Juventus executive Agnelli oversees club's revival
Few football executives have been asked to take the reins of a global brand shortly after a corruption scandal, while also following in the footsteps of a trio of family members.
But that is what happened to Andrea Agnelli, president of Italian giants Juventus, current champions of Italy and third in Serie A at present.
Agnelli, who studied at Oxford, is an experienced businessman having worked at Ferrari and Philip Morris, and is currently on the Fiat board.
In 2010, he became the latest member of the Agnelli dynasty - after his father, uncle, and grandfather - to take over the running of the club.
Since then he has overseen the move to a new stadium - the 41,000-capacity Juventus Stadium - as well as transforming its finances in the midst of the eurozone crisis, and also winning two league titles.
"We all know the challenges of running a professional sports franchise, it is a complex matter," he says with understatement.
"At the end of the day it is all about the results on the pitch - that can then create a virtuous, not vicious, cycle for the company."
But - as so many sports around the world discover - the move to a new, modern, playing arena, can also be a catalyst for success.
"It has been great," he says of the new stadium, pointing out that Juventus has "moved house a few times" in the past 25 years.
"We had to renew our stadium, in order to put on the best show," says Agnelli, speaking at the Leaders in Football conference.
"We are now practically sold out all the time," he adds, compared with the average crowds of 20,000 at the club's previous permanent home, the Stadio Delle Alpi.
Stadium revenues since the move have tripled, from 13m euros ($17m; £11m) a season, to 40m euros.
The Juventus Stadium is the only club-owned stadium in Serie A, includes the club museum, and will host the 2014 Europa League final.
Agnelli says the average price for a single ticket is 35 euros, and laments the fact that Juventus brings in roughly half the ticketing revenues of Chelsea, a club with a stadium of similar capacity.
He points out that the club is constrained in raising its prices because of the Italian economic situation, and the fact that its major competitors - playing in older stadiums - have lower prices.
Juventus is in many ways the Manchester United of Italy, with millions of fans across the country and overseas, and like the English club has won the most championships in its own country.
Last week the club announced its financial results, for the year to 30 June 2013, which revealed record revenues in the 2012-13 season.
He says that when he took over in 2010 he had twin goals - to "achieve financial sustainability and go back to being competitive on the field".
The club has also reduced its losses by 80% in two financial years, but Agnelli believes there is "still some way to go... particularly with regards to diversifying and stabilising our income".
'A country of transition'
The 37-year-old is aware that in an era of sports globalisation top brands such as Juventus are always looking to boost their appeal abroad.
"If you want to get your brand internationally known, you have to be participating in the Champions League," he says.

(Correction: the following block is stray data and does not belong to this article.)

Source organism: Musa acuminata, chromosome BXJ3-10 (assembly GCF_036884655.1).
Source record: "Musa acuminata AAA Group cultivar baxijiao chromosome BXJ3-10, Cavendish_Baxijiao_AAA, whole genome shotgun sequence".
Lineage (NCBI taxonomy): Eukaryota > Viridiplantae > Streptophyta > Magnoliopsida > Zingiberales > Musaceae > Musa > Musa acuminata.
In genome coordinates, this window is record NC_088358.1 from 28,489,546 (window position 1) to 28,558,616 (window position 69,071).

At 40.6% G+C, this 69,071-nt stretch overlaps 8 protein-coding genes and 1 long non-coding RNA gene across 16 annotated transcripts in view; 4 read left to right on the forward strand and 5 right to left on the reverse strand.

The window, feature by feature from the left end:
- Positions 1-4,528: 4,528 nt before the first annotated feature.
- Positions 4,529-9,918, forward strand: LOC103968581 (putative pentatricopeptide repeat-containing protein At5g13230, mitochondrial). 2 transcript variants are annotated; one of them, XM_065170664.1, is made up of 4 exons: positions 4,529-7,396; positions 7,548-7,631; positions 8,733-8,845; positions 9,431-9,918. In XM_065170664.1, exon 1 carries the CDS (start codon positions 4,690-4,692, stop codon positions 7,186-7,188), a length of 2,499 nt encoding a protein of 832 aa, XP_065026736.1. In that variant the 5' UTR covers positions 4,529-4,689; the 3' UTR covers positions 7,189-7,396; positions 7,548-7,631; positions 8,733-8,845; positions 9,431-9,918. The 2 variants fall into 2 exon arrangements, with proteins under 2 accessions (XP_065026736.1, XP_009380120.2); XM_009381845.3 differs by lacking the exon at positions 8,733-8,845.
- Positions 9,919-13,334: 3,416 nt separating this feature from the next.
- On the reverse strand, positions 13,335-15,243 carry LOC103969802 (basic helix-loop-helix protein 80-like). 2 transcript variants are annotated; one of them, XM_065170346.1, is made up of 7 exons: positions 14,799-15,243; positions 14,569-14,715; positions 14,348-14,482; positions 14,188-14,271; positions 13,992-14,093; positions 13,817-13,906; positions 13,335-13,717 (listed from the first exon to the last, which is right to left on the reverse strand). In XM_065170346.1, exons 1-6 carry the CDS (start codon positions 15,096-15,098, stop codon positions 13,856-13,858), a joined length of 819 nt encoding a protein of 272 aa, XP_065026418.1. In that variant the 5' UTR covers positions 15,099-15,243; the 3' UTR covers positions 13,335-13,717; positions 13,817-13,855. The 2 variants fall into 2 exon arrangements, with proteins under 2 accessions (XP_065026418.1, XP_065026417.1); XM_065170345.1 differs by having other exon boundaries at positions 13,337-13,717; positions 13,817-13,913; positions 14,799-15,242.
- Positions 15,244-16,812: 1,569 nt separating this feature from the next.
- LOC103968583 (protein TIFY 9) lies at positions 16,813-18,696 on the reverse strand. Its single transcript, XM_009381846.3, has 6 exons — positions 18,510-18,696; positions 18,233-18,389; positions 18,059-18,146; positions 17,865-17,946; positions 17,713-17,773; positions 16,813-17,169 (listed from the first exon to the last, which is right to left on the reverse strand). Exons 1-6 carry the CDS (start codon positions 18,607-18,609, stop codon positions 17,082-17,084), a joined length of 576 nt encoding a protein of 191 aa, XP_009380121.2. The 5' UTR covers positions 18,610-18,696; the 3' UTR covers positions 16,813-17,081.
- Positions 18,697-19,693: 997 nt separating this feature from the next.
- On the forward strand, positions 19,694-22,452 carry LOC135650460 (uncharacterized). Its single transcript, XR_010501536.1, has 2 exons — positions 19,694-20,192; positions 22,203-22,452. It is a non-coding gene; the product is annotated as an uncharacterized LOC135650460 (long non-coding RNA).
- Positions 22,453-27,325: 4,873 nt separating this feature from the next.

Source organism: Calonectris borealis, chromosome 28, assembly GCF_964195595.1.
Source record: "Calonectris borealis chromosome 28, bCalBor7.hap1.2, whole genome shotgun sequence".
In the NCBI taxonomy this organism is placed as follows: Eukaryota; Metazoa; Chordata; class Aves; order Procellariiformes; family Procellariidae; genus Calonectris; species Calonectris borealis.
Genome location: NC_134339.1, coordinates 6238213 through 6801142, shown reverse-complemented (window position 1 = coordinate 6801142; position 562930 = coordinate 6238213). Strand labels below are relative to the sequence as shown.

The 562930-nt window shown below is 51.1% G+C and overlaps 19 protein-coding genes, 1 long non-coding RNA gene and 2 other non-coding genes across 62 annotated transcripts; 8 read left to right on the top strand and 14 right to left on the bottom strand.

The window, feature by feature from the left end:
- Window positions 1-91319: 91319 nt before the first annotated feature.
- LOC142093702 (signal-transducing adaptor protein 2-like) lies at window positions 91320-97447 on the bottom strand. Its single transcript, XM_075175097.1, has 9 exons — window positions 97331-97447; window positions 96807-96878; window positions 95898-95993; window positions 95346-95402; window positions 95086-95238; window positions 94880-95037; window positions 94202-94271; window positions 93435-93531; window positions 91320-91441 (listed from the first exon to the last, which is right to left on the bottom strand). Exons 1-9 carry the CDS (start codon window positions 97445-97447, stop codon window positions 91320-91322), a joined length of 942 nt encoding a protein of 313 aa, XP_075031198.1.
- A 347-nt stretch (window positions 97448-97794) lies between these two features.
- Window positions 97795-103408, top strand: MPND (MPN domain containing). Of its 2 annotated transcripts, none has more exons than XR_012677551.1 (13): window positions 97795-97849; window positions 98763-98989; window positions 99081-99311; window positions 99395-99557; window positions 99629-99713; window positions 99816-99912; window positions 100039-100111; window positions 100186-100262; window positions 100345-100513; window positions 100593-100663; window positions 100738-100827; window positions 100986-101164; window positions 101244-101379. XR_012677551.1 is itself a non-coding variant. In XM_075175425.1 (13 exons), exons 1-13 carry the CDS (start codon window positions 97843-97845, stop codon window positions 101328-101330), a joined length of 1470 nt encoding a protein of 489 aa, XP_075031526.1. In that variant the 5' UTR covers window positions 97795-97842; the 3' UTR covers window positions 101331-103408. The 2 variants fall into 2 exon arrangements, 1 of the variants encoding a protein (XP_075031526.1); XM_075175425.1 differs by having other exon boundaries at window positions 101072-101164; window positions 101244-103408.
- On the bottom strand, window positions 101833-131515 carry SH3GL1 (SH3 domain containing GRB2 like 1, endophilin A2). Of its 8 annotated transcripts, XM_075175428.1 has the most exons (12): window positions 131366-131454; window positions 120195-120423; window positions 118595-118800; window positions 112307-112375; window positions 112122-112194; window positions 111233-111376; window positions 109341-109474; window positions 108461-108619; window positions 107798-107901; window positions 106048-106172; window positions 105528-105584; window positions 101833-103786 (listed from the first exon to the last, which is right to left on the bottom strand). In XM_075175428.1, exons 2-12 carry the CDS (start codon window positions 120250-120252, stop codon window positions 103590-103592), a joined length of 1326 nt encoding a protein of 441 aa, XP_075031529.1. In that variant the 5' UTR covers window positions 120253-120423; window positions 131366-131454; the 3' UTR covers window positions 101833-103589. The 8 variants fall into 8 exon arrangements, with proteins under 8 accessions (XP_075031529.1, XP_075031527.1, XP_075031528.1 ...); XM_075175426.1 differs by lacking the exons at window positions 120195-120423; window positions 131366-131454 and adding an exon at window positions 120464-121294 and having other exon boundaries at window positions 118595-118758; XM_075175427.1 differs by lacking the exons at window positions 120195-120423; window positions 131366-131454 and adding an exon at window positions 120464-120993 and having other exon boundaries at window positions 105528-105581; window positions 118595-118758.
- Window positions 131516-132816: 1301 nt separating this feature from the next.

He says such participation must "not be seen simply as a seasonal target, but rather a recurring intermediate aim of a broader mid- to long-term strategy," which will help carry the Juve name into new global markets.
Agnelli believes the club can use digital media to help exploit this existing - and potential - fan base outside of Italy, and bring the club closer to them "on a daily basis".
On the broader national club picture, Agnelli has worries about the current economic strength of Italian football as a whole, compared with rival European leagues in England, Spain, Germany, and increasingly France.
"We used to be a destination for the top players in the world, now we are a country of transition for top players moving to other leagues," he says, pointing to how AC Milan was unable to stop Swedish star Zlatan Ibrahimovic moving to Paris Saint-Germain in France.
He says Italian clubs' current financial health is largely in the hands of two "intermediaries".
These are the TV companies, which provide a large bulk of Serie A clubs' revenues, and players, who can boost income through success on the playing field.
"We have some of the top clubs in European competitions, but we want to make sure that the whole [Serie A] economic system grows," he says.
Top of his list are new stadiums for clubs, so that Italian clubs can match their counterparts in places like England and Germany, who are bringing in more fans and revenues from their arenas.
The club has won a total of 29 titles, the last two under Agnelli's reign.
The total would be higher but Juventus was stripped of two titles and relegated to the second tier, Serie B, in 2006 after being involved in the Calciopoli scandal, in which the club was accused of rigging matches by influencing officials into selecting referees sympathetic to Juventus.
However, having now transformed its fortunes Agnelli is hoping to witness the first Juventus side since the 1930s to win three championships in a row.
But there can be little doubt, with the playing strength of a plethora of top Italian sides, that the current Juventus team faces a stiffer challenge.
"We can debate whether there were the same difficulties then that we face today," he says.
"We also have European football competition to contend with now too."